On day 2 of hospitalization, blood culture from day 0 grew Gram-Positive Cocci (GPC) in the cluster, later confirmed as N. gonorrhoeae. She was then diagnosed with Disseminated Gonococcal Infection (DGI) likely related to recent eculizumab use (8 days before presentation). After obtaining antibiotic sensitivity testing results, on day 3 of hospitalization, vancomycin and cefepime were deescalated to ceftriaxone. She developed facial swelling after receiving the first dose of ceftriaxone that was treated with IV diphenhydramine. The patient was then switched to ertapenem 1 gram IV every 24 hours which she tolerated without any side effects. Further testing for STDs including Human Immunodeficiency Virus (HIV), syphilis, trichomonas, and chlamydia was negative. A repeat blood culture from day 2 was negative, and the patient was discharged home to complete four weeks of ertapenem therapy which she has since completed. The repeat ESR after 4 weeks trended down to 62.

3. Discussion

Our study described the complication of DGI in a patient with gMG on eculizumab. Previous studies have described similar complications of DGI in patients with PNH and HUS on eculizumab [9]. To our best knowledge, our case is the first one to describe this complication in a patient with AChR+ gMG, treated with eculizumab.

Gonorrhea is the second most commonly reported notifiable disease in the United States [9, 10]. In 2018, a total of 583,405 cases of gonorrhea were reported in the United States [10]. Persons aged 15–44 years accounted for 91.6% of the reported gonorrhea cases [10]. Although urethral gonorrhea can cause profuse discharge and pain, gonococcal infections of the cervix, pharynx, and rectum are often asymptomatic [911]. In approximately 0.5–3% of gonorrhea cases, the bacterium can enter the bloodstream and cause DGI [9, 12]. Patients receiving eculizumab are at high risk for infections with encapsulated organisms such as N. gonorrhoeae due to impaired opsonophagocytic activity [5].

A case study by Crew et al. reviewed the FDA pre- and postmarketing safety reports of gonococcal infections among patients receiving eculizumab [9]. The study described 9 cases of gonococcal infections in patients receiving eculizumab for either PNH or HUS [9]. Eight out of nine patients were females, and seven out of nine were <30 years of age [9]. Eight of the nine patients were classified as having DGI and were hospitalized [9]. A diagnostic workup of cerebrospinal fluid sampling was conducted on three patients for meningitis, but none was diagnosed, one patient had a trans-thoracic echocardiogram which was negative for valvular vegetation, and two patients required vasopressor support for the concern of septic shock [9]. Seven patients continued the therapy after the infection while one discontinued [9]. All gonococcal infections resolved except in one case where the patient had developed endocarditis and thrombotic complications and died [9].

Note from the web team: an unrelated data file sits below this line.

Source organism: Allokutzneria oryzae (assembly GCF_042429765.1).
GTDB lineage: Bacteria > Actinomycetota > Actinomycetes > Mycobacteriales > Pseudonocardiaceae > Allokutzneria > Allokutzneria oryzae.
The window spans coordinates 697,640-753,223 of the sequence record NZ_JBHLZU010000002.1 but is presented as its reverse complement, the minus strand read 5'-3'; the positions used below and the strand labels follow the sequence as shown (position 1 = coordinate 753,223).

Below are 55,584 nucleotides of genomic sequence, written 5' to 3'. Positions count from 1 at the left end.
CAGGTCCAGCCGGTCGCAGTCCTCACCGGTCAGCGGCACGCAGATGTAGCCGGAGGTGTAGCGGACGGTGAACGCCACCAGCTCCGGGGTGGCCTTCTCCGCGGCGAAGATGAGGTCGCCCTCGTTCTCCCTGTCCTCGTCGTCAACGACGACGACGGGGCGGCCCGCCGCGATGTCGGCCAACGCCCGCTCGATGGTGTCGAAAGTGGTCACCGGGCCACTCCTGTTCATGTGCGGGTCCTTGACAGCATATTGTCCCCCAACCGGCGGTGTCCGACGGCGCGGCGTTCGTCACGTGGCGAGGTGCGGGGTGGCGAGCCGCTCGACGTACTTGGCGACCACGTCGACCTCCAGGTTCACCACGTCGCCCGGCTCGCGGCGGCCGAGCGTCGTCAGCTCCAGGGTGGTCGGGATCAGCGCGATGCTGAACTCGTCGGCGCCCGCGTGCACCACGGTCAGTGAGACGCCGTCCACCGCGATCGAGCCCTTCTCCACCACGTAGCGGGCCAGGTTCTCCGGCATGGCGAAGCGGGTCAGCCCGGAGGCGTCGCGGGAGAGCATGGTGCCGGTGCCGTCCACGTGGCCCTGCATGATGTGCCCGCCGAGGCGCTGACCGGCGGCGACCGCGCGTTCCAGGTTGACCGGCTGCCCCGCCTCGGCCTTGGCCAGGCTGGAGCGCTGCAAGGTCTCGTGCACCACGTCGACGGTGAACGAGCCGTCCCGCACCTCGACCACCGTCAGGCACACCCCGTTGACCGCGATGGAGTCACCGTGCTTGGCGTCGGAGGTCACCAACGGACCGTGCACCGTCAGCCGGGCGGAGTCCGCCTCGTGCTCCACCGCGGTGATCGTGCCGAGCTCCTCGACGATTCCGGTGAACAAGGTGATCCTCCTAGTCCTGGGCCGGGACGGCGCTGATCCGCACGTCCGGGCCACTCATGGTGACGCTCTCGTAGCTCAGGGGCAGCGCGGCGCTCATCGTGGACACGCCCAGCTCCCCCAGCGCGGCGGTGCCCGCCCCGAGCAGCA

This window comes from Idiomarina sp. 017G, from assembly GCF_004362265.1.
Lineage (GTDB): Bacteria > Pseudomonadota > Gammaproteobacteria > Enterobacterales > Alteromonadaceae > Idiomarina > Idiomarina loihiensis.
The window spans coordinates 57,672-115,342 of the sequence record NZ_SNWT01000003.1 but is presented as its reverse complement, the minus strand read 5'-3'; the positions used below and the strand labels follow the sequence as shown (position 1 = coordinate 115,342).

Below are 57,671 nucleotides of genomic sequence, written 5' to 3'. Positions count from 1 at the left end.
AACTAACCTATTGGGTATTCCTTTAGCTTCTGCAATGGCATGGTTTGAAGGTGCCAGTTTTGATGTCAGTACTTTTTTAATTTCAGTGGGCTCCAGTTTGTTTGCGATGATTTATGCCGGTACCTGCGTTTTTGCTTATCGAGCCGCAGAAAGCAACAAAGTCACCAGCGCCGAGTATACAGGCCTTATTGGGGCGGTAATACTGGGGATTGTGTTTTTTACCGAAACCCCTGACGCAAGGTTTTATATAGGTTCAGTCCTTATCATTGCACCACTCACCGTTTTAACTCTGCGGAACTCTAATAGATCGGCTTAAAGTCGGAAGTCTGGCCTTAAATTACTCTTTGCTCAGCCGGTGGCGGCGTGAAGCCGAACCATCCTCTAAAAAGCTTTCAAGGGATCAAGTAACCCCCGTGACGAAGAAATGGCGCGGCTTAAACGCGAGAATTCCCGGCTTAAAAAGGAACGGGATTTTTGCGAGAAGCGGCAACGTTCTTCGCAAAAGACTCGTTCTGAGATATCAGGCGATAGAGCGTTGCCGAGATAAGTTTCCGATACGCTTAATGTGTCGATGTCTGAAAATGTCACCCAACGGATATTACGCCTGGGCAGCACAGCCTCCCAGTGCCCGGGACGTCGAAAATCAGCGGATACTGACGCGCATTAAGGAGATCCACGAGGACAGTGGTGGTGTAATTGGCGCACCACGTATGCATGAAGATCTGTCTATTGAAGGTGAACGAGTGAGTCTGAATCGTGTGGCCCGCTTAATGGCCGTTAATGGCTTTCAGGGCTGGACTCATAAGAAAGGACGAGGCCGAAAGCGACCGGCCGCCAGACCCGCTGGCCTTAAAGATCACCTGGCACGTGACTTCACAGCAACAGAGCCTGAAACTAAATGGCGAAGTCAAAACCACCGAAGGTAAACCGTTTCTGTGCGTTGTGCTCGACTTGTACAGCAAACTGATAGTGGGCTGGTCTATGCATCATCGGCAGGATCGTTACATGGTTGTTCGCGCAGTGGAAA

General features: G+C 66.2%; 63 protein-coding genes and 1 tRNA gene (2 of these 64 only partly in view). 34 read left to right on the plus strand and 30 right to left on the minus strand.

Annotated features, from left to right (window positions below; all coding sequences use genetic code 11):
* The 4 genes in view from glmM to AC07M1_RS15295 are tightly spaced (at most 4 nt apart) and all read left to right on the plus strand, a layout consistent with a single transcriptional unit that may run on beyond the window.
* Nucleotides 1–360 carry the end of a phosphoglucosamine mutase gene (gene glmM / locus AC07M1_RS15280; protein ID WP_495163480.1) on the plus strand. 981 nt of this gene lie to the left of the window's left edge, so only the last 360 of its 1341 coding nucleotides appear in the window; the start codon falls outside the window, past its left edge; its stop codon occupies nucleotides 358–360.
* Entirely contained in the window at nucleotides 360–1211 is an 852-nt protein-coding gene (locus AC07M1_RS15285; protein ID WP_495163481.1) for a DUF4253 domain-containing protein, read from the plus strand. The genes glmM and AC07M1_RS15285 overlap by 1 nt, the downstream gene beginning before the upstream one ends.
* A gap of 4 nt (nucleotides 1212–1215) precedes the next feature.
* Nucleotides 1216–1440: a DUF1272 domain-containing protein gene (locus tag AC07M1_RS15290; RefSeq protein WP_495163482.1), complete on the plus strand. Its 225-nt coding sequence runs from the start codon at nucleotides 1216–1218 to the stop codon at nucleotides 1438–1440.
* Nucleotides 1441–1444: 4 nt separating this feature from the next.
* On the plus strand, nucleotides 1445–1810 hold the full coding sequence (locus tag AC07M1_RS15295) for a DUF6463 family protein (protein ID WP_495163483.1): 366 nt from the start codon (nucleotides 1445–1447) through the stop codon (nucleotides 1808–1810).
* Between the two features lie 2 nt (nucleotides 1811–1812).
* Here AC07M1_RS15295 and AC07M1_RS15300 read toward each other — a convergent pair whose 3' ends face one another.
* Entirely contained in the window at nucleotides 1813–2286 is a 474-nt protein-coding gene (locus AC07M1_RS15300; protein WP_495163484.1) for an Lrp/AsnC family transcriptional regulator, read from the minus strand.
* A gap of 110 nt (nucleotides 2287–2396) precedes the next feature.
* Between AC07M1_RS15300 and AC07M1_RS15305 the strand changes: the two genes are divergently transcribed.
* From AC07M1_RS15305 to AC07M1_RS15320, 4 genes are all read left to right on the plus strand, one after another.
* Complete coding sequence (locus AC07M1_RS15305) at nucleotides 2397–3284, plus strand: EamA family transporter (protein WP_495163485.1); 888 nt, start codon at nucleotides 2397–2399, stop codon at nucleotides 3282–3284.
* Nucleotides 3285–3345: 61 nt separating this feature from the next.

Vaccines containing group B N. meningitidis outer-membrane vesicles (OMV) may provide protection against a significant proportion of N. gonorrhoeae, but the mechanisms for the same have not yet been elucidated and the vaccination has not been approved for use in gonococcal infection [13]. Therefore, despite vaccination against N. meningitidis, these patients are still at a potential risk for developing gonococcal disease. CDC recommends annual screening for gonorrhea in all young sexually active women <25 years of age and older women who are at an increased risk [9, 11]. As of now, the screening recommendations for gonorrhea in patients receiving eculizumab do not differ from those for the general population [9]. In our case, the patient acquired the infection from her significant other who was later educated and treated of N. gonorrhoeae. Physicians are encouraged to obtain adequate sexual histories of patients and educate them on safe sexual practices, regular use of condoms, and avoiding unprotected sexual contact [9]. In addition, patients should be educated about the increased risk of gonococcal infection and DGI with eculizumab. Healthcare professionals should keep DGI in their differential diagnosis, especially in a patient with skin or joint involvement [9].

4. Conclusions

DGI is a rare but potentially life-threatening complication associated with use of complement inhibitor, eculizumab. Physicians should obtain adequate sexual histories from the patients and educate the patients and, if possible, their partners on safe sexual practices.


AChR+:Acetylcholine receptor antibody-positive
gMG:Generalized myasthenia gravis
DGI:Disseminated gonococcal infection
PNH:Paroxysmal nocturnal hemoglobinuria
HUS:Atypical haemolytic uremic syndrome
MAC:Membrane attack complex
FDA:Food and Drug Administration
DVT:Deep vein thrombosis
ER:Emergency room
STD:Sexually transmitted disease
CRP:C-reactive protein
ESR:Erythrocyte sedimentation rate
NAAT:Nucleic acid amplification technique
WBC:White blood cell
RBC:Red blood cell.

Data Availability

The data used to support the findings of this study are included within the article.

Ethical Approval

The authors confirm that they have read the journal’s position on issues involved in ethical publication and affirm that this report is consistent with those guidelines.

Conflicts of Interest

The authors declare that they have no conflicts of interest.